Throwing Knives

Throwing knives are a unique concept of Indian warfare and battle.  Although most other cultures have used some form of knife technique when engaging in battle, the design and purpose of the Indian throwing knives are individual and unlike other uses. 

The throwing knife is unique in the sense that it is extremely light in weight and a great deal smaller than traditional knives used for hunting and battle purposes.  Whereas most swords are several feet long, Indian throwing knives are measured in inches based on the blade length.  The handle is thin and sometimes decorated with tribal designs, and the blade is typically in a wide teardrop form although some are in other shapes with sharp edges like stars.  The teardrop shape is often associated with the Indian culture, and the stars often associated with Asian fighting styles.  These knives are notorious for their bright silver blades and black or silver handles.

During warfare, Indians used the throwing knives to defend themselves against invaders and enemies.  This was a brilliant and radical development in self defense, as they didn’t have to come close to the enemy in battle.  The knives could be used to accurately pin a target from up to thirty feet away, allowing the Indians the opportunity to remain hidden while defending themselves, instead of putting their life in a line of danger.  The knives were also used for practical purposes like breaking open hard shells on food such as coconut and melons.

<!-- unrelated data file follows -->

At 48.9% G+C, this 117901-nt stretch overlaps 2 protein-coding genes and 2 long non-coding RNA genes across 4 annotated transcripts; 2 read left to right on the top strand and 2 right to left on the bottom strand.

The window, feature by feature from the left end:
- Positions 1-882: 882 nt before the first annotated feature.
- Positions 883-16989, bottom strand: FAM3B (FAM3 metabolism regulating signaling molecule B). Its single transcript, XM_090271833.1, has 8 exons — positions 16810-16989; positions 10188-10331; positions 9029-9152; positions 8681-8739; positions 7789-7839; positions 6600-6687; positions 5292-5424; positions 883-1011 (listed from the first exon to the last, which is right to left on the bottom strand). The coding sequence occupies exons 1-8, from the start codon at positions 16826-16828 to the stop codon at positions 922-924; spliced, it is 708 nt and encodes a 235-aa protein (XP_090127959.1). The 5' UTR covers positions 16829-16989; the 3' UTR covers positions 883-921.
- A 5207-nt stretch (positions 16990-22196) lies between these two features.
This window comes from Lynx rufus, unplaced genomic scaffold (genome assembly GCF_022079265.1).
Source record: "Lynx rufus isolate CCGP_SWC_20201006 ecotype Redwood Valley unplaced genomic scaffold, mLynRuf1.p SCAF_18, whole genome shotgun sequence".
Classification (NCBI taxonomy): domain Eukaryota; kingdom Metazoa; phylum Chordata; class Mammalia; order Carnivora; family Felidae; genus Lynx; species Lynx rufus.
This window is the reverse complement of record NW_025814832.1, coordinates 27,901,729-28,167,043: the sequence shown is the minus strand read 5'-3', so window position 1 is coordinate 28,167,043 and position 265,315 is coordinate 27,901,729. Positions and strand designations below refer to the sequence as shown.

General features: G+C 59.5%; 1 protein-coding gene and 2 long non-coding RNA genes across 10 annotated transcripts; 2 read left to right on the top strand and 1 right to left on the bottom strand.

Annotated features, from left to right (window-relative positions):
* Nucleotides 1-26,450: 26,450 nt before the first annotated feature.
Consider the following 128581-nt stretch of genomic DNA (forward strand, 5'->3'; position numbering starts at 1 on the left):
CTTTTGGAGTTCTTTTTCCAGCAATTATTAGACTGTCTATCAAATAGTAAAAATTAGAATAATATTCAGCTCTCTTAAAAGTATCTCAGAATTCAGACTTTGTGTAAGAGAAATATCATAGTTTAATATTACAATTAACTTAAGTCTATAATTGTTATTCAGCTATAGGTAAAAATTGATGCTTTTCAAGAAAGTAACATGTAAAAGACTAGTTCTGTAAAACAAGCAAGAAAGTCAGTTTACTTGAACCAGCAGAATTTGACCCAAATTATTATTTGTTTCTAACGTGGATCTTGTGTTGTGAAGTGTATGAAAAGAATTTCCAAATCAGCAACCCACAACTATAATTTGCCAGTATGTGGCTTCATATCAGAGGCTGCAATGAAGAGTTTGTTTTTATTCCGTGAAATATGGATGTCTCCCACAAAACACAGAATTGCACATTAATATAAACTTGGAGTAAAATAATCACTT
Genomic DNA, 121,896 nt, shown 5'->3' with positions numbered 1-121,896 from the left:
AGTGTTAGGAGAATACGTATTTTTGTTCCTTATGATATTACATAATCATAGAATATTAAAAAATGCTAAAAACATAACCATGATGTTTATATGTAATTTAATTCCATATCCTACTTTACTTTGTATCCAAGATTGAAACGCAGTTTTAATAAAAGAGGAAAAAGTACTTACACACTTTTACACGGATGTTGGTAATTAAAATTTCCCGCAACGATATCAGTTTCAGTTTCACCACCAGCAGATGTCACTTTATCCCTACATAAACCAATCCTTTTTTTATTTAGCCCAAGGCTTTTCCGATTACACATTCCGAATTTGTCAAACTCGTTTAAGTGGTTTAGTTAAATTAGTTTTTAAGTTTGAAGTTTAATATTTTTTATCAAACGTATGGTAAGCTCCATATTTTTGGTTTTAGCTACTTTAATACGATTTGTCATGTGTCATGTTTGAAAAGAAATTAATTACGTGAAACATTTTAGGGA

Although the throwing knives are no longer used in war, their legends continue and they are frequently used for training purposes in the military and police force.  They are also used for decoration of Native American themes or hung unsharpened on walls in peoples’ homes.  Because of the fact that the knives are lightweight and made from easily accessible materials, they are sold at an inexpensive cost, often less than ten dollars for a set of three.  These knives can be found in many sword retailers, lighter shops, and other Native American outlet stores, and most of them accurately replicate the knives that were actually used in battle.  They are easy to care for, and stay bright and hold then shine as long as they are polished frequently with a soft cloth.  Indian throwing knives are a perfect way to add authenticity and uniqueness to any Native American display.

Joseph Paige 2006

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